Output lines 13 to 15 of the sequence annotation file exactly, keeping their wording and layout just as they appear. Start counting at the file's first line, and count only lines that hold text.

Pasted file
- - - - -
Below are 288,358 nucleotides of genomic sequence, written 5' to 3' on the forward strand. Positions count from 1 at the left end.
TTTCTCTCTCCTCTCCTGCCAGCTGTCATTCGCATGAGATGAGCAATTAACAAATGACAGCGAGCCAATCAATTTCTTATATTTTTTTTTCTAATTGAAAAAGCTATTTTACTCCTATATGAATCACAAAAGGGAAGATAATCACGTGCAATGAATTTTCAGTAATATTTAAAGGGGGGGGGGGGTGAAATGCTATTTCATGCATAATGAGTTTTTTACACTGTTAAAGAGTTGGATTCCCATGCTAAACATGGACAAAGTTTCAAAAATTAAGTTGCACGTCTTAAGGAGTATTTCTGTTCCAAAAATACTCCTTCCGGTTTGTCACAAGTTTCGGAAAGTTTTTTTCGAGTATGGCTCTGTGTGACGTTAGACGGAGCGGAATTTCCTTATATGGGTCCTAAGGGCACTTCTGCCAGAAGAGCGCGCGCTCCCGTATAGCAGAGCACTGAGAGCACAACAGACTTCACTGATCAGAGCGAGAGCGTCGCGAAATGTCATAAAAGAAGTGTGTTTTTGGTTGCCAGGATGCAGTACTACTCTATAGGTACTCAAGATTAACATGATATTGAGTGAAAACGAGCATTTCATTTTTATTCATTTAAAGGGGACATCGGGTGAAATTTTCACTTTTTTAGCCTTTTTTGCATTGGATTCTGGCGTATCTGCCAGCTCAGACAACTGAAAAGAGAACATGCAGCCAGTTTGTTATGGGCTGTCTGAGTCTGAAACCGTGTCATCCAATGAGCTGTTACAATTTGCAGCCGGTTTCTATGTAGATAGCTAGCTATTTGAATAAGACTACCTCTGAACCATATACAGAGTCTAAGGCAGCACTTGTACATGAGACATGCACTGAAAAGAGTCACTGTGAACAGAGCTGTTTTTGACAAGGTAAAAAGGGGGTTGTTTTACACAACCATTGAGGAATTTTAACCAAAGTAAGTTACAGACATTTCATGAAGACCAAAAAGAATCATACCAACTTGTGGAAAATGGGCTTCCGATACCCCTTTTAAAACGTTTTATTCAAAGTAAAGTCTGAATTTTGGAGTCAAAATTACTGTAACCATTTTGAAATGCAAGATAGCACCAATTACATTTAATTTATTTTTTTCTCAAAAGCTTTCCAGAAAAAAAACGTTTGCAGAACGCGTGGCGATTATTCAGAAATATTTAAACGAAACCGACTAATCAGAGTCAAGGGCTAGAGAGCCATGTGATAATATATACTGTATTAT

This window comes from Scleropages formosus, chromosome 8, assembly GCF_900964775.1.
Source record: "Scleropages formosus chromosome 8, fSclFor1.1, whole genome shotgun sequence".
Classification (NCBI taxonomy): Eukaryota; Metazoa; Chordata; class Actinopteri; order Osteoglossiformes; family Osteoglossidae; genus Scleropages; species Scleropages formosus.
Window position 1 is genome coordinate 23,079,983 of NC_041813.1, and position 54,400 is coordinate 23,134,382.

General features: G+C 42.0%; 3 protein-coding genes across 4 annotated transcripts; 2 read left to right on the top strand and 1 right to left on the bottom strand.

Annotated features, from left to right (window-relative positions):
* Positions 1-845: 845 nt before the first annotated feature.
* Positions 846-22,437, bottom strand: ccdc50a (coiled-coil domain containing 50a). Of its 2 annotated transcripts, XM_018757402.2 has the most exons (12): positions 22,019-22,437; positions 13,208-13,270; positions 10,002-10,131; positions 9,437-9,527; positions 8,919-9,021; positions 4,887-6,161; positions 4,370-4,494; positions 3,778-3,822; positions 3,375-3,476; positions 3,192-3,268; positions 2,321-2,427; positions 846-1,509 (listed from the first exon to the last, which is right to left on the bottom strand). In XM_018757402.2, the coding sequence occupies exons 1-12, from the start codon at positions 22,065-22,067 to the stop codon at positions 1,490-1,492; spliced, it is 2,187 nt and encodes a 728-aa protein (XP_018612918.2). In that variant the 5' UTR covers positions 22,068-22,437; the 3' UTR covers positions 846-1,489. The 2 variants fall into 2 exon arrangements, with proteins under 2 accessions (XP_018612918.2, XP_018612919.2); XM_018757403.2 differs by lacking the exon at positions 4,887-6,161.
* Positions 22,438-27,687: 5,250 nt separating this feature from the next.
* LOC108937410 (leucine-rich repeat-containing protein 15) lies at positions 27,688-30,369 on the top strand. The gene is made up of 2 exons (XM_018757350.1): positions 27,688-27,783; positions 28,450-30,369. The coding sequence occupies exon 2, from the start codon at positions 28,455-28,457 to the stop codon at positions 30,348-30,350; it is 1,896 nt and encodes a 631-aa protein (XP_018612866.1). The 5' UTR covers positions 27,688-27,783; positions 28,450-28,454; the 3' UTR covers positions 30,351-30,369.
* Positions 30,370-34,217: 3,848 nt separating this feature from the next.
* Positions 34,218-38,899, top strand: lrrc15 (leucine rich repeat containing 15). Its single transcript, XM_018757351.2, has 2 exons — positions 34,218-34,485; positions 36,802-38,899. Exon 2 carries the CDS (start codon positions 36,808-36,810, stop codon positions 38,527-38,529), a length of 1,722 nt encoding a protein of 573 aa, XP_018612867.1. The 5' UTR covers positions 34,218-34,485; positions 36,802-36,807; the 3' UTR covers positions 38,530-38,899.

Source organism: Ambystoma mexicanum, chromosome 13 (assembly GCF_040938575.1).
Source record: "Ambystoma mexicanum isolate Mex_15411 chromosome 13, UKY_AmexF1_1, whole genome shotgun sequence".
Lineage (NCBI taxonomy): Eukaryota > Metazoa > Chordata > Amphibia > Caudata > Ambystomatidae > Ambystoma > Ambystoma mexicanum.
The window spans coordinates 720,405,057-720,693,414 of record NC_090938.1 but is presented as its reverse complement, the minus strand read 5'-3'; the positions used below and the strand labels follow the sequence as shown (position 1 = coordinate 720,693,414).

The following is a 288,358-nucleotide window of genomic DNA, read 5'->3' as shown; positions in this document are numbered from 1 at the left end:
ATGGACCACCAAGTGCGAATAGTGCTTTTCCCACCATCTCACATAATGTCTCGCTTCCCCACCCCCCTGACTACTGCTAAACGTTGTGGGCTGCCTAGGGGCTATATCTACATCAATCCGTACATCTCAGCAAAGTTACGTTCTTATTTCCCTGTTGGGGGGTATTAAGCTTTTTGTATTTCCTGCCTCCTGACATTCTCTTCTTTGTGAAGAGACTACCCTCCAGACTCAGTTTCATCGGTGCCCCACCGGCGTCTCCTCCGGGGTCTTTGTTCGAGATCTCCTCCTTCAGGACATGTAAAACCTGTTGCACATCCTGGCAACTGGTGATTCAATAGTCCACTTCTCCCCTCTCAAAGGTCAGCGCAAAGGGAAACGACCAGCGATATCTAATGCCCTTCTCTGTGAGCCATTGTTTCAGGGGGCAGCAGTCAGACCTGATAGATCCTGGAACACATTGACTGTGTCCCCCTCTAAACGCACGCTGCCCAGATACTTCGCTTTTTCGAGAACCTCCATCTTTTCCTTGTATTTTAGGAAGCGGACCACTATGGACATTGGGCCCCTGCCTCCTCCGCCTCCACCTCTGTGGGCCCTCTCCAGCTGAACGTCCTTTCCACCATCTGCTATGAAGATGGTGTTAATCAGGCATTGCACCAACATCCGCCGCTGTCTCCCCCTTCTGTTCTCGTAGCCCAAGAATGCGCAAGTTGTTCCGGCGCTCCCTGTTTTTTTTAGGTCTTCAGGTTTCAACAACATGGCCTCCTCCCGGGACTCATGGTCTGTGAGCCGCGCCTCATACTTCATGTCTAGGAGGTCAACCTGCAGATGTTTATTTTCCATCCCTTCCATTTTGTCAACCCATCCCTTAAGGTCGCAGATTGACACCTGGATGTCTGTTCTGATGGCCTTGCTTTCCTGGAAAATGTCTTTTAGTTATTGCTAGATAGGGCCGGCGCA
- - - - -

* Positions 30,370-34,217: 3,848 nt separating this feature from the next.
* Positions 34,218-38,899, top strand: lrrc15 (leucine rich repeat containing 15). Its single transcript, XM_018757351.2, has 2 exons — positions 34,218-34,485; positions 36,802-38,899. Exon 2 carries the CDS (start codon positions 36,808-36,810, stop codon positions 38,527-38,529), a length of 1,722 nt encoding a protein of 573 aa, XP_018612867.1. The 5' UTR covers positions 34,218-34,485; positions 36,802-36,807; the 3' UTR covers positions 38,530-38,899.

Source organism: Ambystoma mexicanum, chromosome 13 (assembly GCF_040938575.1).